The prestige debut film is cornerstone of the modern art house market, and thus a persistent presence at Sundance. They are beautifully (almost too-cleanly) photographed, ostentatiously performed, over-explanatory, and narratively tidy. Paul Dano’s Wildlife has some of these pitfalls – in particular, it feels terribly insular to the point that anyone besides the four main performances feels under-directed – but is on the whole a mature, thoughtful film that I found awfully affecting.
Joe (Ed Oxenbould) has been on the move. His parents are habitually restless, rambling generally eastward in search of new jobs, new neighborhoods, new lives. At fourteen, he’s too old to keep going through it and too young to do anything about it. Lately, they’ve settled in Montana. They don’t know anyone. Jerry (Jake Gyllenhaal), is making the best of his job at a golf course, which means nothing when he is suddenly fired. His wife, Jeanette (Carey Mulligan), seems used to making the best of a bad situation, but is increasingly frustrated with Jerry’s stubbornness. She starts looking for work herself. She encourages their son to do the same when he suggests it. And before long, Jerry’s so fed up with being looked down on that he feels the only way out is to haul out of town and go fight the seasonal forest fire that is consuming the state.
And then things really get bad.
Jeanette’s world suddenly opens up, and she starts to see herself apart from her roles as wife and mother. This would be a fine and healthy realization if not for the fact that she still has Joe, who is now stuck fixing himself dinner and doing household repairs without a word from her as to when or why. Dano’s direction uses Joe’s vantage as its base, situating the viewer in POV shots or over-the-shoulders to emphasize how alien Joe’s life has become to himself, how difficult it is to see what his mother is doing or comprehend where she might go next. She’s regularly switching jobs, and before long starts flirting with another man. Joe, craving stability, has to sometimes beg for time to do his homework or remind her he’s in school at all.
Mulligan has proven a rather unpredictable actress since her breakout role in 2009’s An Education. She’s been a supporting player as often as a star, the latter parts often in British costume dramas that haven’t quite landed. Wildlife gives her more to play than possibly any film role she’s yet had, letting her be flirty, cruel, headstrong, stubborn, charming, and terribly rude. As Joe becomes the only person she can depend on, Jeanette opens up to him in ways most mothers probably shouldn’t, and Joe simply is ready for. Mulligan synthesizes Jeanette’s multiple strands by always keeping an eye on at least one other emotion – she’s rude when she’s flirty, stubborn in her charm, etc. She can seem to be doing the right things for the right reasons, then unveil that she really doesn’t have a clue.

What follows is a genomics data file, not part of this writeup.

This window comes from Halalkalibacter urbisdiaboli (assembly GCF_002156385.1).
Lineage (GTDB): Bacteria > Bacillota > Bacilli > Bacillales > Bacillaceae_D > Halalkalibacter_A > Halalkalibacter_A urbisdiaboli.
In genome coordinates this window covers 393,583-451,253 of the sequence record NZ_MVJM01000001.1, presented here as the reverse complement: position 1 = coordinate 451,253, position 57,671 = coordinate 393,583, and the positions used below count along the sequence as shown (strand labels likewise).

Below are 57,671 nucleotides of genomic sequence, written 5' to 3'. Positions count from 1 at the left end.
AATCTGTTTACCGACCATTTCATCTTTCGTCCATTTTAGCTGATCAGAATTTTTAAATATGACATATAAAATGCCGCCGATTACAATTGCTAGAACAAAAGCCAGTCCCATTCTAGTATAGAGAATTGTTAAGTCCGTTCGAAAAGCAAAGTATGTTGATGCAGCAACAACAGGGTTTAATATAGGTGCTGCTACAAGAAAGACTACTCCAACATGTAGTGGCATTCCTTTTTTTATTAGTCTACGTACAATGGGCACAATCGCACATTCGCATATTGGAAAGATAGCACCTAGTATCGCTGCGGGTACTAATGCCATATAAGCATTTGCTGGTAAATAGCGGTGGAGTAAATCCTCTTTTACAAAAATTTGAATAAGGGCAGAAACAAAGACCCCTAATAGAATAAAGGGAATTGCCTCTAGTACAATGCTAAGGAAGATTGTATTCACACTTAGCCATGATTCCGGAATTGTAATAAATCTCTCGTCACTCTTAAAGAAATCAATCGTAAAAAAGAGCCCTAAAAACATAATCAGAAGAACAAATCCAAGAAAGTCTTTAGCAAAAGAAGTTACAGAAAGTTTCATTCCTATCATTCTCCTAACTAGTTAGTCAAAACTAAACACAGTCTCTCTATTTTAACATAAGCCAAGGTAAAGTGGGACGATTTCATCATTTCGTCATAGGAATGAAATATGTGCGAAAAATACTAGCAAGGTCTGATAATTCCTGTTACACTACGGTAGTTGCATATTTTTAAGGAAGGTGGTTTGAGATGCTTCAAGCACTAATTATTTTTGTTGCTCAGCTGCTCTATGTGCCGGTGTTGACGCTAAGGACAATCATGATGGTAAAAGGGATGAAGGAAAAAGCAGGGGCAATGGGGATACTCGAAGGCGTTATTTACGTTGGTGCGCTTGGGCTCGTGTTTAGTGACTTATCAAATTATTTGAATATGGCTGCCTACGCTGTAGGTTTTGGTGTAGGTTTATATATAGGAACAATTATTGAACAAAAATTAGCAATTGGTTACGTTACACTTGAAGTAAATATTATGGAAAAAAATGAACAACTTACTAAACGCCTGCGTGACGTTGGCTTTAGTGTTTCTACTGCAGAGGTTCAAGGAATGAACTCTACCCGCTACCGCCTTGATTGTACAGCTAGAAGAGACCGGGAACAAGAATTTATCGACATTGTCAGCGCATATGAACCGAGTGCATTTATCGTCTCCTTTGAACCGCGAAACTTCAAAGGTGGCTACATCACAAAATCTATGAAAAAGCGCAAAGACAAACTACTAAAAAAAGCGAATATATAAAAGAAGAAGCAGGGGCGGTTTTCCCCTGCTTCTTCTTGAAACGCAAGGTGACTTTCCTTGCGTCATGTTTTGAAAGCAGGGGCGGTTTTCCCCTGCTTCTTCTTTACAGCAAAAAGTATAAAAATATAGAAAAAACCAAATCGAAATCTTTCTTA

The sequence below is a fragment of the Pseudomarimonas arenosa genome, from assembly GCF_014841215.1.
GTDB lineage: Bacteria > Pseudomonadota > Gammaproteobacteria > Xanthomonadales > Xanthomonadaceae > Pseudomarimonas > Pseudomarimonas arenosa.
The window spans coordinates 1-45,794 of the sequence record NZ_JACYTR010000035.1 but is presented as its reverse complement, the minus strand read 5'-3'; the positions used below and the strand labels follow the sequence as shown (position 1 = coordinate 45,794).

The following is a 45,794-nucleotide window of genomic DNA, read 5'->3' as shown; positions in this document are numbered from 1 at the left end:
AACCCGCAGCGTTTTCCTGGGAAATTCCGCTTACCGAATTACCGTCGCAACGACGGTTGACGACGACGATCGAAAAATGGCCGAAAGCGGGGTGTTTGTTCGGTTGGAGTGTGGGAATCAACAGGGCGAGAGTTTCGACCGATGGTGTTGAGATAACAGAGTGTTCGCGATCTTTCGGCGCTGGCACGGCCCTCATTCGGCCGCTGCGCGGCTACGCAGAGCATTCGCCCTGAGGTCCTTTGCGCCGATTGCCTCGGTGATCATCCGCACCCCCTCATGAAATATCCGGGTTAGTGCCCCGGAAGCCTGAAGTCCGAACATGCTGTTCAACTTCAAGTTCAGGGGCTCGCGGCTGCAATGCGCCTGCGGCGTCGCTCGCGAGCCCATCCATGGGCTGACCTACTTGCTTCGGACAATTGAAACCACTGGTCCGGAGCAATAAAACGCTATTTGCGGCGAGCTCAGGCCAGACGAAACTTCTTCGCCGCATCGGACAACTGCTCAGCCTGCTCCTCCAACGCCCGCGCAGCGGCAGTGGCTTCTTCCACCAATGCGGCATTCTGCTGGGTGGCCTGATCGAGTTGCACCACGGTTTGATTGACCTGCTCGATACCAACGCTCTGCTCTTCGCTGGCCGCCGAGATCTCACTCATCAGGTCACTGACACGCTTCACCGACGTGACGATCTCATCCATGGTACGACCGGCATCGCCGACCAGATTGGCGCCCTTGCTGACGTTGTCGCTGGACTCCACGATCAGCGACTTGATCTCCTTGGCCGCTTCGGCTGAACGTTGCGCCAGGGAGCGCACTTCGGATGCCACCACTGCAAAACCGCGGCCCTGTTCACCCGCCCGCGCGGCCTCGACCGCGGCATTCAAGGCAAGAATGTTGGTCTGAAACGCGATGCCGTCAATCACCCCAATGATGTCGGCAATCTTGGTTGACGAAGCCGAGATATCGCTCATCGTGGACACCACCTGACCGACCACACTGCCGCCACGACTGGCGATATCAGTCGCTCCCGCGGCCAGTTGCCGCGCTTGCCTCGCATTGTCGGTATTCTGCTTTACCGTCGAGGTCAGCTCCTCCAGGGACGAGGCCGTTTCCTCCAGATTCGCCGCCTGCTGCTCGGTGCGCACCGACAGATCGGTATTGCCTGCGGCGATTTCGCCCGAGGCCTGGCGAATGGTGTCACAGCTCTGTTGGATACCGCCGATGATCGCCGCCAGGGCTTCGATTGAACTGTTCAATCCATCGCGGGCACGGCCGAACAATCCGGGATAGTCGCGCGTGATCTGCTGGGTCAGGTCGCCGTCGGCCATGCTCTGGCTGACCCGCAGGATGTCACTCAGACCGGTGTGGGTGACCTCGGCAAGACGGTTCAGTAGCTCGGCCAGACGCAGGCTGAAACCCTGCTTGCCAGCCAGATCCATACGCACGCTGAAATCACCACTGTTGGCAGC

Jeanette is only 34, and like a lot of young mothers, doesn’t seem to have realized until her child starts to break out on his own that her youth has entirely passed her by. This is set in the 1960s, so it wasn’t uncommon for a woman to have a child at twenty, but few women had their worlds fall away from them as Jeanette does. It’s a rough realization, one that gets played in stages. Paul Dano and Zoe Kazan’s screenplay, adapted from a novel by Richard Ford, wisely doesn’t overplay her motivations at any given moment by lending gravitas to the most meaningless gesture. Unlike a lot of directorial debuts, Wildlife lets its characters do and say stupid things for no reason at all. This is especially important as the film wanders into some potentially ridiculous territory towards the end, ridiculousness that is undercut by Dano’s portrait of these action as futile and almost silly. Better still, Dano and Kazan know when to restrain themselves, when to limit their characters to a single line, or show in a single shot – Jeanette’s clothes tangled up in another man’s in the bedroom they just left – a range of complex emotions that dialogue would smother.
This all makes it awfully easy to overlook the film’s shortcomings, most of them the result of a director in development. The underdeveloped side characters nags as a limitation to its world – it sometimes feels like the whole town is making space for the Brinson family – and Diego Garcia’s cinematography and Akin McKenzie’s production design tend towards the overly-ornate. I’ve been to Montana many times, and it’s a beautiful state, but the places within it are far from the pristine environments the family moves about. Again, these are common mistakes for an eager young director, and I was far more impressed by everything that’s mature and fine in Dano’s debut than I was distracted by his blind spots.